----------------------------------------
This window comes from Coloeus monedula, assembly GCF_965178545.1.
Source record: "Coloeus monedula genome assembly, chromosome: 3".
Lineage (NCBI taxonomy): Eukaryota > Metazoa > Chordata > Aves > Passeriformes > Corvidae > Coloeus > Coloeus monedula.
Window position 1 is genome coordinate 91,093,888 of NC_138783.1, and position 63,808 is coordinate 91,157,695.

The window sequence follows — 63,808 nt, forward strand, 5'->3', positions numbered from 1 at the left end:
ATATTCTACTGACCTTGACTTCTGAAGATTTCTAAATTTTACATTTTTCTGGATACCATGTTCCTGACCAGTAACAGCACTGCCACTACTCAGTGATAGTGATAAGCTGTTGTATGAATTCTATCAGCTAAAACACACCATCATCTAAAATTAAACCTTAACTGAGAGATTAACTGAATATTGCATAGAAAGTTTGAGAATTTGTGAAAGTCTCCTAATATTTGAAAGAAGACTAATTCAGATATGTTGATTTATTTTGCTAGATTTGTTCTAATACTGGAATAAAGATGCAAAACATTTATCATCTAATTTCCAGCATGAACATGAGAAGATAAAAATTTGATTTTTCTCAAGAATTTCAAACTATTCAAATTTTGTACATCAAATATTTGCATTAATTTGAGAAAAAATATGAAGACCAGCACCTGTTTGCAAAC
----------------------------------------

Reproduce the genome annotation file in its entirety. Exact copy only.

This window comes from Coloeus monedula, assembly GCF_965178545.1.
Source record: "Coloeus monedula genome assembly, chromosome: 3".
Lineage (NCBI taxonomy): Eukaryota > Metazoa > Chordata > Aves > Passeriformes > Corvidae > Coloeus > Coloeus monedula.
Window position 1 is genome coordinate 91,093,888 of NC_138783.1, and position 63,808 is coordinate 91,157,695.

The window sequence follows — 63,808 nt, forward strand, 5'->3', positions numbered from 1 at the left end:
ATATTCTACTGACCTTGACTTCTGAAGATTTCTAAATTTTACATTTTTCTGGATACCATGTTCCTGACCAGTAACAGCACTGCCACTACTCAGTGATAGTGATAAGCTGTTGTATGAATTCTATCAGCTAAAACACACCATCATCTAAAATTAAACCTTAACTGAGAGATTAACTGAATATTGCATAGAAAGTTTGAGAATTTGTGAAAGTCTCCTAATATTTGAAAGAAGACTAATTCAGATATGTTGATTTATTTTGCTAGATTTGTTCTAATACTGGAATAAAGATGCAAAACATTTATCATCTAATTTCCAGCATGAACATGAGAAGATAAAAATTTGATTTTTCTCAAGAATTTCAAACTATTCAAATTTTGTACATCAAATATTTGCATTAATTTGAGAAAAAATATGAAGACCAGCACCTGTTTGCAAAC